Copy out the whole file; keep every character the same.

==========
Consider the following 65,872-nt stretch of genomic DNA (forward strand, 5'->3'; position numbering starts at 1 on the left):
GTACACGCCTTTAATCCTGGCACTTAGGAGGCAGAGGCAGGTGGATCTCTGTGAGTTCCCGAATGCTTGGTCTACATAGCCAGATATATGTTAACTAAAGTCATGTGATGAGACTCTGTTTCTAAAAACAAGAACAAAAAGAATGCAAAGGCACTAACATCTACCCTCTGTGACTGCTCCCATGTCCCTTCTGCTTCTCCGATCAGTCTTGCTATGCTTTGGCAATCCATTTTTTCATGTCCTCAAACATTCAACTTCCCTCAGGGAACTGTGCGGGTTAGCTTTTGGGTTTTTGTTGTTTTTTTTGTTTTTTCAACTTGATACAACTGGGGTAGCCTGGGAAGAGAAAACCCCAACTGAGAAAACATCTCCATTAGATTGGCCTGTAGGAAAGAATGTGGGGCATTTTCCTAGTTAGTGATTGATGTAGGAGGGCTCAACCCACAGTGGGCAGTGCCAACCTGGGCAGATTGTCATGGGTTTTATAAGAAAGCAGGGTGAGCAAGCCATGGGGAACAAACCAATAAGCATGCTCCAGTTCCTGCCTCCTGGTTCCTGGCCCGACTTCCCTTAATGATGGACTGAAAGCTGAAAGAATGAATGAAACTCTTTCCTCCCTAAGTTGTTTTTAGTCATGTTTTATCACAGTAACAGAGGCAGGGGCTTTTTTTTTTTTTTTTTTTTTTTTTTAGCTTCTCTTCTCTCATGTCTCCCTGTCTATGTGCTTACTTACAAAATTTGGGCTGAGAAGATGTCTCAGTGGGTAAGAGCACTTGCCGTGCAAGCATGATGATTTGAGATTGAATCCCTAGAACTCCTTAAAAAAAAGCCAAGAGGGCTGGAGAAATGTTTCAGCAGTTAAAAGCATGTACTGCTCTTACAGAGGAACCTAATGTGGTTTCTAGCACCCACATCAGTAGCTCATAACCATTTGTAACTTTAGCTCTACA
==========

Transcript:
Consider the following 65,872-nt stretch of genomic DNA (forward strand, 5'->3'; position numbering starts at 1 on the left):
GTACACGCCTTTAATCCTGGCACTTAGGAGGCAGAGGCAGGTGGATCTCTGTGAGTTCCCGAATGCTTGGTCTACATAGCCAGATATATGTTAACTAAAGTCATGTGATGAGACTCTGTTTCTAAAAACAAGAACAAAAAGAATGCAAAGGCACTAACATCTACCCTCTGTGACTGCTCCCATGTCCCTTCTGCTTCTCCGATCAGTCTTGCTATGCTTTGGCAATCCATTTTTTCATGTCCTCAAACATTCAACTTCCCTCAGGGAACTGTGCGGGTTAGCTTTTGGGTTTTTGTTGTTTTTTTTGTTTTTTCAACTTGATACAACTGGGGTAGCCTGGGAAGAGAAAACCCCAACTGAGAAAACATCTCCATTAGATTGGCCTGTAGGAAAGAATGTGGGGCATTTTCCTAGTTAGTGATTGATGTAGGAGGGCTCAACCCACAGTGGGCAGTGCCAACCTGGGCAGATTGTCATGGGTTTTATAAGAAAGCAGGGTGAGCAAGCCATGGGGAACAAACCAATAAGCATGCTCCAGTTCCTGCCTCCTGGTTCCTGGCCCGACTTCCCTTAATGATGGACTGAAAGCTGAAAGAATGAATGAAACTCTTTCCTCCCTAAGTTGTTTTTAGTCATGTTTTATCACAGTAACAGAGGCAGGGGCTTTTTTTTTTTTTTTTTTTTTTTTTTAGCTTCTCTTCTCTCATGTCTCCCTGTCTATGTGCTTACTTACAAAATTTGGGCTGAGAAGATGTCTCAGTGGGTAAGAGCACTTGCCGTGCAAGCATGATGATTTGAGATTGAATCCCTAGAACTCCTTAAAAAAAAGCCAAGAGGGCTGGAGAAATGTTTCAGCAGTTAAAAGCATGTACTGCTCTTACAGAGGAACCTAATGTGGTTTCTAGCACCCACATCAGTAGCTCATAACCATTTGTAACTTTAGCTCTACA